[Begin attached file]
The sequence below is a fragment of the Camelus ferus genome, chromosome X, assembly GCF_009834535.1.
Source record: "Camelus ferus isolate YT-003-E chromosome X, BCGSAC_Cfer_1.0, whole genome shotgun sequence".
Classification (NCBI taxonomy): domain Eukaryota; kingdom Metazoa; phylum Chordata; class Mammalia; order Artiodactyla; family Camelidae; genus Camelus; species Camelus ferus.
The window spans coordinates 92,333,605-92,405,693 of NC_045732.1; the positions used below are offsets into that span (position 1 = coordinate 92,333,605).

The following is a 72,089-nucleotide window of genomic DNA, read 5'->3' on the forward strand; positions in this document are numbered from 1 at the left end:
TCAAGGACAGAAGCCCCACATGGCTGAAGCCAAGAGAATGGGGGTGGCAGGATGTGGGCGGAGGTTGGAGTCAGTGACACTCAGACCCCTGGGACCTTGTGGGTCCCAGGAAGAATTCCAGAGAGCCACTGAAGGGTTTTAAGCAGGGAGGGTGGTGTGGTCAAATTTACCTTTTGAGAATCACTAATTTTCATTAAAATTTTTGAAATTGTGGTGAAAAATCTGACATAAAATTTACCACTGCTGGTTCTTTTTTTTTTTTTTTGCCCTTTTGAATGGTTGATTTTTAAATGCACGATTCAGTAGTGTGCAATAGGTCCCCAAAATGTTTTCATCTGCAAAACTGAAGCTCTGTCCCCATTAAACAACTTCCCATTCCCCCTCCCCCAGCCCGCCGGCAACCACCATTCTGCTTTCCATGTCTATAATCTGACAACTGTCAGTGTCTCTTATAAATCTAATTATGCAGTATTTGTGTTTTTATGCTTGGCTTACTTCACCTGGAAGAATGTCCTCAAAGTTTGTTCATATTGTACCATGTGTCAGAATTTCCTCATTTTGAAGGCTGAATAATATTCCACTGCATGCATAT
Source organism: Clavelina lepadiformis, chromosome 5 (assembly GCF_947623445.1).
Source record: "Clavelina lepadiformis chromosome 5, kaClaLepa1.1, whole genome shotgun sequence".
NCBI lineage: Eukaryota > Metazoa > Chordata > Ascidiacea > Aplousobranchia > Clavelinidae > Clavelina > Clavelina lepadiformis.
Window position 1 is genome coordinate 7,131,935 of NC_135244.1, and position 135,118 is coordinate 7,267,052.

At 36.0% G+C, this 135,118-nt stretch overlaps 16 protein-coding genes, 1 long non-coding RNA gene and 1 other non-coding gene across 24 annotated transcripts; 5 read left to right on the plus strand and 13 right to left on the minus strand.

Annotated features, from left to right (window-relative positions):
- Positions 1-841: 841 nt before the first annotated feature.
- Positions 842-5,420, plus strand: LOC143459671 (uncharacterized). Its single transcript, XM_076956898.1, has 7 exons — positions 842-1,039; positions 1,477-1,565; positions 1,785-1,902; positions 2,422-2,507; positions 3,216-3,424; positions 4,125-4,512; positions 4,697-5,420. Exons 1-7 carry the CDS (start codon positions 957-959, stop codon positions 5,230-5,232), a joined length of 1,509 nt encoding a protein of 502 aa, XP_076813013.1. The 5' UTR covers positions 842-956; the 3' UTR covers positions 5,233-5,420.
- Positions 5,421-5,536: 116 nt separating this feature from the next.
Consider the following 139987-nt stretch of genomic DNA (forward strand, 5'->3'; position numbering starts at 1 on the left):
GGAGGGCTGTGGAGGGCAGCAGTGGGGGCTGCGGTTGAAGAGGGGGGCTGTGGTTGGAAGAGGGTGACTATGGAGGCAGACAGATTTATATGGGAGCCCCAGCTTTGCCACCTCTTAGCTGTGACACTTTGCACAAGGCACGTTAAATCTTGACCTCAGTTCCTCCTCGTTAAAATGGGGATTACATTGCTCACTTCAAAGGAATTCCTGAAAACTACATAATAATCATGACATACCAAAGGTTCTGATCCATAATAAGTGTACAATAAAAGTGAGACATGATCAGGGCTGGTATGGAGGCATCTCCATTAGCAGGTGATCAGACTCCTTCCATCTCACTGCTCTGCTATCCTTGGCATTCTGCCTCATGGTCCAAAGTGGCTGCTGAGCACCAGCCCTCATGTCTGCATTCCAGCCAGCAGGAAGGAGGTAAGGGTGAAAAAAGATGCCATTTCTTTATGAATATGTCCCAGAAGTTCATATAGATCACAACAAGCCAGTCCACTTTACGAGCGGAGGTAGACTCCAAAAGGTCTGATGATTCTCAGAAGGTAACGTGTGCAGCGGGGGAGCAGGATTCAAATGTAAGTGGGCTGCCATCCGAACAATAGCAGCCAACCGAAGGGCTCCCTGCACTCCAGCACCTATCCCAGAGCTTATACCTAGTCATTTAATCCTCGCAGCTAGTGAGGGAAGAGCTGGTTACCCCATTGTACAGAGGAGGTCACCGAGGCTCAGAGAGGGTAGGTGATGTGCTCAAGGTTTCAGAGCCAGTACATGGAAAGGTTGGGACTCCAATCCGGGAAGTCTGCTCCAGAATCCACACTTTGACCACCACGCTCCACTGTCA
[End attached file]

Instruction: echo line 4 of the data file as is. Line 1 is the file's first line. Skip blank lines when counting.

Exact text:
The window spans coordinates 92,333,605-92,405,693 of NC_045732.1; the positions used below are offsets into that span (position 1 = coordinate 92,333,605).